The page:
Jun 07, 2023
Jun 07, 2023
3rd December 2004 marks the completion of 20 years of the Bhopal Gas Tragedy, the world's worst chemical disaster in which more than 20,000 people were killed. The tragedy occurred when 40 tonnes of Methyl Isocyanate (MIC) leaked from the pesticide facilities of the Union Carbide Corporation located in Bhopal.
8000 people died due to direct exposure to the toxic gases by the third day of the leak. The gases that leaked not only burned the tissues of their eyes and lungs but also poisoned their blood stream and other internal organs. Many who died did not even know what hit them as they suffocated to death on their beds while others went running out on to the streets, gasping and fighting for breath, and eventually fell down dead. Even till today, doctors speak of the two to three thousand people being treated, year after year, from the chronic problems resulting from the inhalation of these poisonous gases. Children born after this tragedy also continue to suffer and the terrible list of ailments range from respiratory, digestive and menstrual disorders to cancers and stunted growth.
Union Carbide, which merged with Dow Jones in the year, 2001, has neither taken firm responsibility nor been able to answer the questions related to this horrific tragedy. It still remains a mystery as to why the company adopted two sets of standards while putting up their factories. Whilst their operations in the American state of West Virginia had an advanced computerized system in place, the facility in Bhopal was outdated to say the least. Faulty and defective refrigeration and valve and vent lines had been left unattended for a period of two years when the disaster took place. Also, the amount of MIC stored in West Virginia was 5000 gallons as compared to the 30, 000 gallons that had been piled up at Bhopal. Local authorities were also kept in the dark about the dangers of an MIC leak leave alone the matter of making provisions for antidotes.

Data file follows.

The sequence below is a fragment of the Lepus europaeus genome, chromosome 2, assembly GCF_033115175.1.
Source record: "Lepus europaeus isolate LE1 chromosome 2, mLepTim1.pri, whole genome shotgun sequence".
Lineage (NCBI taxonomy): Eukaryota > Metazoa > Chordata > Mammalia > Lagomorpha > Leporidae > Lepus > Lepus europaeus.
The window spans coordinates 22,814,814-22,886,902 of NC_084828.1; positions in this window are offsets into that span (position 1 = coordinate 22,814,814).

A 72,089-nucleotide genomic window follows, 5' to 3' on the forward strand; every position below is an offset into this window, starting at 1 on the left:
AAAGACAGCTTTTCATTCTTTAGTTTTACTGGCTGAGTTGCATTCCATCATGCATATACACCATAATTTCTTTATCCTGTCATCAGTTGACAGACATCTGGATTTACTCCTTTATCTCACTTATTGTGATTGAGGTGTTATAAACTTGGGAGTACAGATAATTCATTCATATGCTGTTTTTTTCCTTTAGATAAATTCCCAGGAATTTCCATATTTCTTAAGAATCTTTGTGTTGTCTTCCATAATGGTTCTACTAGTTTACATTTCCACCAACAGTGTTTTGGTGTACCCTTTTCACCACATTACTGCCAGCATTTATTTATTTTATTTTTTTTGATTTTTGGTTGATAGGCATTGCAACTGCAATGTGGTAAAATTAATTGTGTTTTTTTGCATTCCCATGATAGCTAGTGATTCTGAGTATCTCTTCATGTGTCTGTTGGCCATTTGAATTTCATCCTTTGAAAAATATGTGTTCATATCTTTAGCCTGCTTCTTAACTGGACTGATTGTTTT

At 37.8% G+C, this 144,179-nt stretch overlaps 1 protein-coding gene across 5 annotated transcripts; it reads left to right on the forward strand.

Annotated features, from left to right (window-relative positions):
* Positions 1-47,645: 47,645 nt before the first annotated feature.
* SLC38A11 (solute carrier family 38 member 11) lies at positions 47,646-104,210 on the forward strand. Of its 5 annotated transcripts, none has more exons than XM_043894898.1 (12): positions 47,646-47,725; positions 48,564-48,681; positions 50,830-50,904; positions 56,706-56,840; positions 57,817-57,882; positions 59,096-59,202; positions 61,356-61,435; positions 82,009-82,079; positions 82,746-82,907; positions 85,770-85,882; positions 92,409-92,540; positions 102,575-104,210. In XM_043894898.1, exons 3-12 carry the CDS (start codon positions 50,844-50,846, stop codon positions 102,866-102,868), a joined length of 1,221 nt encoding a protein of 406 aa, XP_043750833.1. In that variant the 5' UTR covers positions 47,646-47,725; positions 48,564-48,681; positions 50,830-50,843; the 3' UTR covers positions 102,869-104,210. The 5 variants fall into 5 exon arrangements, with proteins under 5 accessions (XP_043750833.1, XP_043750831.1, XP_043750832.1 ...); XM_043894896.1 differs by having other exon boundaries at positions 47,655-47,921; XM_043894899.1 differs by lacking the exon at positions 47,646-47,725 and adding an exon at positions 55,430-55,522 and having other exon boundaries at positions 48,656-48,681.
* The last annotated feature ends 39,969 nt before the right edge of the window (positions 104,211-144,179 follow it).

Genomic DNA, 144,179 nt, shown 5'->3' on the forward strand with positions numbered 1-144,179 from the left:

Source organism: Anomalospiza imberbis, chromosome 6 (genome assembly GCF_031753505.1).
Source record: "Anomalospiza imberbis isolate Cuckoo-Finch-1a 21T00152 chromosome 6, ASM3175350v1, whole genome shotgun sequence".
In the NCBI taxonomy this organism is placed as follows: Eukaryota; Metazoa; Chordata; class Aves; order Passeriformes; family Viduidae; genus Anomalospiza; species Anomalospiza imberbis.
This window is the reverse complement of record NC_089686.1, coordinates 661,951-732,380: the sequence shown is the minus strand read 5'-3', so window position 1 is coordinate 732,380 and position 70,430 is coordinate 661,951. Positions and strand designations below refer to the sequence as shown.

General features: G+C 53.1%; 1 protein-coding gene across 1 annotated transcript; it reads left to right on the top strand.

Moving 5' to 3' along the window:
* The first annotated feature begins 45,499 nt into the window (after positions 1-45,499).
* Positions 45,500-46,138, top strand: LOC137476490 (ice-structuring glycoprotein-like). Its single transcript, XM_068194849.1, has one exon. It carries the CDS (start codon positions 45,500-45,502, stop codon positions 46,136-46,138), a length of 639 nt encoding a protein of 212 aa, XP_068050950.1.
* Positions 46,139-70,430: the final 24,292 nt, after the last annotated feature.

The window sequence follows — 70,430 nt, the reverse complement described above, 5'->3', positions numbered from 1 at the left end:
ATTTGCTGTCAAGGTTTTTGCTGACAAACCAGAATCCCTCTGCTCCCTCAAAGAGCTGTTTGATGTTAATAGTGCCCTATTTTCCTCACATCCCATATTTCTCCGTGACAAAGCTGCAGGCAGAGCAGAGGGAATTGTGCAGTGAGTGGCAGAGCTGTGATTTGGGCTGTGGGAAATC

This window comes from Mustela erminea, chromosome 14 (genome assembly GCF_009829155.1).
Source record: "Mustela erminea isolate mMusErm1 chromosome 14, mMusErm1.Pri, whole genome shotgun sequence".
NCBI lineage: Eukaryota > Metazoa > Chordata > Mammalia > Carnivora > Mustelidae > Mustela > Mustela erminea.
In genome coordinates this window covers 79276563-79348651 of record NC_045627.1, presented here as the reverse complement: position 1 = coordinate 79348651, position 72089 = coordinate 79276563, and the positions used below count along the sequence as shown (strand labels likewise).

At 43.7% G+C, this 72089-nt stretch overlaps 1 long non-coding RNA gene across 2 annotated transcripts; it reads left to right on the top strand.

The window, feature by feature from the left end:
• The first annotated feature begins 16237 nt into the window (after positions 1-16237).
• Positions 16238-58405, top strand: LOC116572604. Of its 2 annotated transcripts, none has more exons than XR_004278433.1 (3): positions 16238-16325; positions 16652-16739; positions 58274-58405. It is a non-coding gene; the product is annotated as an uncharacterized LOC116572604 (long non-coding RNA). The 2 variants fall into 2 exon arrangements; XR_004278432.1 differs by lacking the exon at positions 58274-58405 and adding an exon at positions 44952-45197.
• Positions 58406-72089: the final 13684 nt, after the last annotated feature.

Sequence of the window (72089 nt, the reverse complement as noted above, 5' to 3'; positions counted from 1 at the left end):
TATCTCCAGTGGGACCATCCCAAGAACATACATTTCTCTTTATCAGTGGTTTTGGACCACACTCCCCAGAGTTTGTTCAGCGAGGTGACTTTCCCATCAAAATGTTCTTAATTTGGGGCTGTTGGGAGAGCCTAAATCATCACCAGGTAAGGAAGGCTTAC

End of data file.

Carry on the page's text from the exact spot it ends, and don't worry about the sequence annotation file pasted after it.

There is a case pending against the corporation on the charges of death, not amounting to murder though the above facts point clearly to a culpable offence. Why should Union Carbide have taken such great care to protect its American plant and shown so much indifference to its plant in a developing country like India? Is it because life is very cheap here or that some countries (read America) are more equal than others?
When the horrific attack on the twin towers of the World Trade Centre happened, the whole machinery stepped into place to minimize the damage. Subsequently, the innocent people of two countries paid and continue to pay with their lives for links with regimes suspected (proved as false in the case of one country) to be involved with the September 11th bombings.
In the case of the Bhopal tragedy, there was nothing done to prevent a disaster that was waiting to happen nor to help those affected. This is ample proof of the gross negligence of Union Carbide and yet America stood by the Managing Director of the company and did not permit him to be tried in India. Isn't this is a terrible case of double standards' just one more in the list that the world's only superpower practices? One more instance of Do as I say, not as I do.
It is not as if the Indian and Madhya Pradesh governments are not to blame for what has happened. They still have no plausible explanation to offer for how no survey was done before permitting 30, 000 gallons of MIC to be stored in a plant in the heart of the city of Bhopal. Even the results of tests conducted on the people of Bhopal, by the Indian Council of Medical Research, are being kept under wraps. Just like with the inhabitants of Hiroshima and Nagasaki, many genetic mutations would have occurred with these hapless residents and the impact will probably affect many more generations to come.
Tragedies like Bhopal, Chernobyl and Hiroshima and Nagasaki are warnings of the hazards posed not just by chemical pesticides but also chemical and nuclear weapons and their anniversaries serve as reminders of the horrors, lest we forget. In an inter-connected world, it is sheer foolhardiness on the part of the countries from the North to think that they are safe from the Frankensteins (be they biological, chemical or human) of their own making. History, as recent as 9/11, bears testimony to this fact and one can only hope that those who fancy themselves to be the puppeteers who have the world on a string, will learn something from it.
More by : Melanie Priya Kumar